One of the country’s leading criminologists, Professor Anthony Harriott, says he has no confidence the Jamaica Constabulary Force, JCF, will act professionally and with respect for human rights under the Zones of Special Operations.
Professor Harriott’s declaration came in an interview on Nationwide @5 last evening.
He was responding to the controversial administrative review report of the JCF, which has cleared five senior officers of misconduct and dereliction of duty in the deadly 2010 West Kingston operation.
It refutes the findings of the West Kingston Commission of Enquiry.
The Commission had recommended that the five named policeman be barred from leading or participating in future police operations, raising questions over their conduct.
Professor Harriott was one of the three commissioners who presided over the enquiry.
He says he’s disappointed with the JCF’s review report, arguing it shows the Police Force hasn’t learned anything.
Police Commissioner, George Quallo, says he’s standing by his Constabulary’s report despite criticisms from the Public Defender, Arlene Harrison Henry and human rights groups and activists.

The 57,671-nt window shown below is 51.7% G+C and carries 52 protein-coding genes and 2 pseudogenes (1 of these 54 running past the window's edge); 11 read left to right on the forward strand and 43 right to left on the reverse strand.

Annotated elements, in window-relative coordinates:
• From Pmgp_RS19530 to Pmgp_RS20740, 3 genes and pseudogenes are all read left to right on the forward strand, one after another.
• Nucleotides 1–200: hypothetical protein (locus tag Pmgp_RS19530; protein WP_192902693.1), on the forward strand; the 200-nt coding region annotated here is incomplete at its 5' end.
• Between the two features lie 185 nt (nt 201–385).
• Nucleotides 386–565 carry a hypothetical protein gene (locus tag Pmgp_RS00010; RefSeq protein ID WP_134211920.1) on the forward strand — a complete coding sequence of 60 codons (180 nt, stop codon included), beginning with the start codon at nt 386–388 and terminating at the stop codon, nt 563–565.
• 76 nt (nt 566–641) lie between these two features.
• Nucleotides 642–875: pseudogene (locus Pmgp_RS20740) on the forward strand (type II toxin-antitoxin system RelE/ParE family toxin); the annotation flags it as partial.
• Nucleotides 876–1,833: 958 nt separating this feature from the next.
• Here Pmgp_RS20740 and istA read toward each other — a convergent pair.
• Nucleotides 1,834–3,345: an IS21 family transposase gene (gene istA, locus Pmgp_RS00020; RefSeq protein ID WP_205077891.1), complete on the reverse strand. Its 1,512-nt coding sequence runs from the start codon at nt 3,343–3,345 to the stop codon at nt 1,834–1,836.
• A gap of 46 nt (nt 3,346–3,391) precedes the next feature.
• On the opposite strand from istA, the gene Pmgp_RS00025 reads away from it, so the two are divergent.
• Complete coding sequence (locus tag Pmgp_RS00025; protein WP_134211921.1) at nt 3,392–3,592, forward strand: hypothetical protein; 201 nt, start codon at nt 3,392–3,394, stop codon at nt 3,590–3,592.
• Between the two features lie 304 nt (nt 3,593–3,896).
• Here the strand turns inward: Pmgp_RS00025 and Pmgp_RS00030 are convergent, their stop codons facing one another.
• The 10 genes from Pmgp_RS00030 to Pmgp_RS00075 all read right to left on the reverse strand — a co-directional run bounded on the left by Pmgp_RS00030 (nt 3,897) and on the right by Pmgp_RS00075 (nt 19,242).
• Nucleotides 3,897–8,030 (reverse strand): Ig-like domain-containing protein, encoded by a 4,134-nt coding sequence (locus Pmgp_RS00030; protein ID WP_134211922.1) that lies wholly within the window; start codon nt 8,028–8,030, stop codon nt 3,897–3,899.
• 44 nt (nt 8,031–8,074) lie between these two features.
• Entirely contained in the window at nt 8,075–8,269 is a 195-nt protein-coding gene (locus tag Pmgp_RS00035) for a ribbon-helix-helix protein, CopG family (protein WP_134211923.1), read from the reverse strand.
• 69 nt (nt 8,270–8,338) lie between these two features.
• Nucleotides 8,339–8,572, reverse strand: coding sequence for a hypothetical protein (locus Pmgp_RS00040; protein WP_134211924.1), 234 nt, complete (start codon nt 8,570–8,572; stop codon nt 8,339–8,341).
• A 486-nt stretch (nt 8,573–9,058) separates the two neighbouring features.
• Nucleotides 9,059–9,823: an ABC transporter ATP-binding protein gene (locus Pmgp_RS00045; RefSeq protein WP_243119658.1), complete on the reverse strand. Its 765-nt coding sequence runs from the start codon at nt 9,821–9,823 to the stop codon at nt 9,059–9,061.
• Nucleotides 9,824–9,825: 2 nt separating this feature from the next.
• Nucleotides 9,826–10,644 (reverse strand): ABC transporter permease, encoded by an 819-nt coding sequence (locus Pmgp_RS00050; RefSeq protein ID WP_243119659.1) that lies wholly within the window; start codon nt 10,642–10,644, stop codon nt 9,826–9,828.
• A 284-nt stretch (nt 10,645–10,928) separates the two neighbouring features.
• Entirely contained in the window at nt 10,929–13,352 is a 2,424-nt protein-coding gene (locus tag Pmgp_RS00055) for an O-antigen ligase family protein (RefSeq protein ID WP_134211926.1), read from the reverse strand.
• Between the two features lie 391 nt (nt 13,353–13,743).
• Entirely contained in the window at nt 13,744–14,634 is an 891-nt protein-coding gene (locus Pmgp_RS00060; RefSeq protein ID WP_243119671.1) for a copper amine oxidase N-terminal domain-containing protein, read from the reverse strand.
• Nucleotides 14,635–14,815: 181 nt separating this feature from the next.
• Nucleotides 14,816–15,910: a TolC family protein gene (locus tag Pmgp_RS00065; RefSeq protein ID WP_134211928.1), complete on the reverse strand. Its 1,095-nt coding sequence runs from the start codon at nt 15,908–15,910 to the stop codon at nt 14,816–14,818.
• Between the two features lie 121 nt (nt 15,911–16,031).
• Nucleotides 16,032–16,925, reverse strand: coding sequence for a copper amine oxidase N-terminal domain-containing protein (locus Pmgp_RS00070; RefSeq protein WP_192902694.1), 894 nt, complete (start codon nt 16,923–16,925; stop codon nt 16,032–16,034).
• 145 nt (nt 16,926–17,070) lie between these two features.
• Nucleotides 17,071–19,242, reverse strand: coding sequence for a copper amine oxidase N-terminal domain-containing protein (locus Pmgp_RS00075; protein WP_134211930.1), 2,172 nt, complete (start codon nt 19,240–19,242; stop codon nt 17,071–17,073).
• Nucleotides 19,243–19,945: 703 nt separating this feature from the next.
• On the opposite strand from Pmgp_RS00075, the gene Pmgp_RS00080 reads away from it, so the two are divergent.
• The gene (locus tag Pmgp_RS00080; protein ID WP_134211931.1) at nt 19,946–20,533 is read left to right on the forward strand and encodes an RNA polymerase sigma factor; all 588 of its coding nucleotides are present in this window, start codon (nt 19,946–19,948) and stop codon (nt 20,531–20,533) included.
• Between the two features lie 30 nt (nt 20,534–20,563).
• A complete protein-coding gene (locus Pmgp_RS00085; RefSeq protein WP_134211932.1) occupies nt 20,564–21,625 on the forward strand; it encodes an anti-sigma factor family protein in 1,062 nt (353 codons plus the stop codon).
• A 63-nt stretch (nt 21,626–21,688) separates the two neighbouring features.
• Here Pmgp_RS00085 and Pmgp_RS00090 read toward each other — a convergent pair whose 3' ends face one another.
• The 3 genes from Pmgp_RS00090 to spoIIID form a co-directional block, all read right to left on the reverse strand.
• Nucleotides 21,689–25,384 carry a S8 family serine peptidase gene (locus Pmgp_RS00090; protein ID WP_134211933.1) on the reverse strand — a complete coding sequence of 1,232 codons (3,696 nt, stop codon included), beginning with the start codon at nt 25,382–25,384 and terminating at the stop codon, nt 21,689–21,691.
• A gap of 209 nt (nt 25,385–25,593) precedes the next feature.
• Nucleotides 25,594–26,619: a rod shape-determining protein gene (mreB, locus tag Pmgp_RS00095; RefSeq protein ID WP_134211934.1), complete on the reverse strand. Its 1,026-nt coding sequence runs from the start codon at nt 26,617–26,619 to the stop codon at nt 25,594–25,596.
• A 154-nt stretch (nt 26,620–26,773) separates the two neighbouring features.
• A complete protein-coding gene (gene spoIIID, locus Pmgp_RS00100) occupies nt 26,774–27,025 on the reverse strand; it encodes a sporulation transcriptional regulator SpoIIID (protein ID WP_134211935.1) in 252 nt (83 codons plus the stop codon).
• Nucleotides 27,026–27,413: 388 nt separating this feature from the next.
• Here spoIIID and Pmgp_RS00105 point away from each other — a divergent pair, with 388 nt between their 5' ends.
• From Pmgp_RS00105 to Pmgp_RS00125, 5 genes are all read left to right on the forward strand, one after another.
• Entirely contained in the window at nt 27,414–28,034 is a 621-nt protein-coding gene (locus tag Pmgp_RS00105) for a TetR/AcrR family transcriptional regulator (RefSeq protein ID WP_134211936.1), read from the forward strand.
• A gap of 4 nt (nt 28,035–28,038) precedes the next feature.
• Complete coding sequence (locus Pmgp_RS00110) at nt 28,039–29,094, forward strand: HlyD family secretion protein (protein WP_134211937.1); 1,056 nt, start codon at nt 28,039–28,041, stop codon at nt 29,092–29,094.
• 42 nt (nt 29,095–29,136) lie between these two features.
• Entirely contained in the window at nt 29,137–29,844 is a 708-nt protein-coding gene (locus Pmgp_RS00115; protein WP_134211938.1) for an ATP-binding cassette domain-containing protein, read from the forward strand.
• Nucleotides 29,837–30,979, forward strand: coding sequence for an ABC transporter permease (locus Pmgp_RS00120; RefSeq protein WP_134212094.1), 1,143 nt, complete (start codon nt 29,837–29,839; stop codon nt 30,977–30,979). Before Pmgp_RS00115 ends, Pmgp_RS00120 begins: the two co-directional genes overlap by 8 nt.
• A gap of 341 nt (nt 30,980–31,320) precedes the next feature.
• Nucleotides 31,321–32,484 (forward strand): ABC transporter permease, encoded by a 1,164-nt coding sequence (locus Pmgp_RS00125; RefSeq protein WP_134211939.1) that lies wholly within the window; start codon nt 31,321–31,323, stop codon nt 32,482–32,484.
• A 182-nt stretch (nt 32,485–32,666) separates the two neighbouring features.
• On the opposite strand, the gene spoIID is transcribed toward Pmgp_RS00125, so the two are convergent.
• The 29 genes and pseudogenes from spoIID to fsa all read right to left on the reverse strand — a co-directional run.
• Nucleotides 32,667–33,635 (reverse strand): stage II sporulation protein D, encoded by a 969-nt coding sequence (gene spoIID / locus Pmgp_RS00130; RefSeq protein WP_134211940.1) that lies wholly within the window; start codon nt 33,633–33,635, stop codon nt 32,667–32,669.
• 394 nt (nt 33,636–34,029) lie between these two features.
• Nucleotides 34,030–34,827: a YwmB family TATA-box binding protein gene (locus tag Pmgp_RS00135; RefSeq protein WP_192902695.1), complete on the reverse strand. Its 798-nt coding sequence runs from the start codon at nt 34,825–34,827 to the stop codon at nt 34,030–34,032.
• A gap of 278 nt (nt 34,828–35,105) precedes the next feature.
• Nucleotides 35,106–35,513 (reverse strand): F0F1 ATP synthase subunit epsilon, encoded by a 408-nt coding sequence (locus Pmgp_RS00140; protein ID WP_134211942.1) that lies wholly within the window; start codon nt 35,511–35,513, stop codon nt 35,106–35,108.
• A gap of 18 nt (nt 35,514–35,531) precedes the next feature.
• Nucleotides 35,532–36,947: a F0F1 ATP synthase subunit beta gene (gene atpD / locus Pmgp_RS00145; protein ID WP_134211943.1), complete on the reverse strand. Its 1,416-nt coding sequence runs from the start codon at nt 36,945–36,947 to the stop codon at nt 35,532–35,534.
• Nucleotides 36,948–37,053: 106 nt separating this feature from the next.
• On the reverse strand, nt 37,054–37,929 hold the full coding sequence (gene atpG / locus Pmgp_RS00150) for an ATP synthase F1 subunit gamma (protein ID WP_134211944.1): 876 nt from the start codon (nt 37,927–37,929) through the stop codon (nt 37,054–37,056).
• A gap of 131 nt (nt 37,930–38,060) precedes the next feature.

They’ve called for the report to be withdrawn.
Attorney-at-law for Jamaicans for Justice, John Clarke, says the JCF’s defiance is worrying as the government is soon expected to declare the first zones of special operations.
He’s also criticizing Commissioner Quallo, suggesting he’s failed to set a good example.
He says National Security Minister, Robert Montague, should ‘step in’ and address the matter.
Mr. Clarke says JFJ is also awaiting the response of Attorney General, Marlene Malahoo Forte.
And, civil society advocate, Carol Narcisse, is also criticizing the JCF over its administrative review report.
He’s questioning how the government will be able to reassure citizens with the zones of special operations expected to be implemented soon.
Narcisse lambasted the JCF’s administrative review report, saying it’s ‘unworthy’ and ‘cowardly’.